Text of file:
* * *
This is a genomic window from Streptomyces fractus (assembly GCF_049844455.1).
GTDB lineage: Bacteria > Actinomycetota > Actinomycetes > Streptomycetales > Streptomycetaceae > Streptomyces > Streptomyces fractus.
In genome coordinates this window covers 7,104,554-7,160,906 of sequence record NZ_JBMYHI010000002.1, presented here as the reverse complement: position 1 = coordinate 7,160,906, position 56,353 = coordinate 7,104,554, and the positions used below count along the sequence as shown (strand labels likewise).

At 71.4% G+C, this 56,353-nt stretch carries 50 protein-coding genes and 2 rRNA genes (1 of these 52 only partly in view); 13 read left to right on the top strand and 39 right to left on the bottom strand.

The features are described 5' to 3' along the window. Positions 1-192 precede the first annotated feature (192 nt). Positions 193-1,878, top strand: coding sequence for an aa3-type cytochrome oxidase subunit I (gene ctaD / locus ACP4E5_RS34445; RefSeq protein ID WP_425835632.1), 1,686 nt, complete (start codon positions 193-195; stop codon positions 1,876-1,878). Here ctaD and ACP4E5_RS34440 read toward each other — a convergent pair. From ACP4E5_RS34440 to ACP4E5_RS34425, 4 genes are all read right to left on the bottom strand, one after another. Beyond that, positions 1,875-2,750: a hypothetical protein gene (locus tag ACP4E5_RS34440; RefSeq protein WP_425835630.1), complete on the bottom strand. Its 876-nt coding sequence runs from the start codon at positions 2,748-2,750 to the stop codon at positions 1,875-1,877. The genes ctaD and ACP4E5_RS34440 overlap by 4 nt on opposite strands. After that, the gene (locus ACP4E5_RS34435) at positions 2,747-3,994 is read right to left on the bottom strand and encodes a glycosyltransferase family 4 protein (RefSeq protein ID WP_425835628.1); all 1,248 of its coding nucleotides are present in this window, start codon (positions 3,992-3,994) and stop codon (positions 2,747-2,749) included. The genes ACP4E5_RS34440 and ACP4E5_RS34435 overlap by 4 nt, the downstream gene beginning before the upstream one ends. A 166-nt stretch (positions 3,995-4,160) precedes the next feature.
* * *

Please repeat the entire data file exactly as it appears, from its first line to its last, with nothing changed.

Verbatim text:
This is a genomic window from Streptomyces fractus (assembly GCF_049844455.1).
GTDB lineage: Bacteria > Actinomycetota > Actinomycetes > Streptomycetales > Streptomycetaceae > Streptomyces > Streptomyces fractus.
In genome coordinates this window covers 7,104,554-7,160,906 of sequence record NZ_JBMYHI010000002.1, presented here as the reverse complement: position 1 = coordinate 7,160,906, position 56,353 = coordinate 7,104,554, and the positions used below count along the sequence as shown (strand labels likewise).

At 71.4% G+C, this 56,353-nt stretch carries 50 protein-coding genes and 2 rRNA genes (1 of these 52 only partly in view); 13 read left to right on the top strand and 39 right to left on the bottom strand.

The features are described 5' to 3' along the window. Positions 1-192 precede the first annotated feature (192 nt). Positions 193-1,878, top strand: coding sequence for an aa3-type cytochrome oxidase subunit I (gene ctaD / locus ACP4E5_RS34445; RefSeq protein ID WP_425835632.1), 1,686 nt, complete (start codon positions 193-195; stop codon positions 1,876-1,878). Here ctaD and ACP4E5_RS34440 read toward each other — a convergent pair. From ACP4E5_RS34440 to ACP4E5_RS34425, 4 genes are all read right to left on the bottom strand, one after another. Beyond that, positions 1,875-2,750: a hypothetical protein gene (locus tag ACP4E5_RS34440; RefSeq protein WP_425835630.1), complete on the bottom strand. Its 876-nt coding sequence runs from the start codon at positions 2,748-2,750 to the stop codon at positions 1,875-1,877. The genes ctaD and ACP4E5_RS34440 overlap by 4 nt on opposite strands. After that, the gene (locus ACP4E5_RS34435) at positions 2,747-3,994 is read right to left on the bottom strand and encodes a glycosyltransferase family 4 protein (RefSeq protein ID WP_425835628.1); all 1,248 of its coding nucleotides are present in this window, start codon (positions 3,992-3,994) and stop codon (positions 2,747-2,749) included. The genes ACP4E5_RS34440 and ACP4E5_RS34435 overlap by 4 nt, the downstream gene beginning before the upstream one ends. A 166-nt stretch (positions 3,995-4,160) precedes the next feature.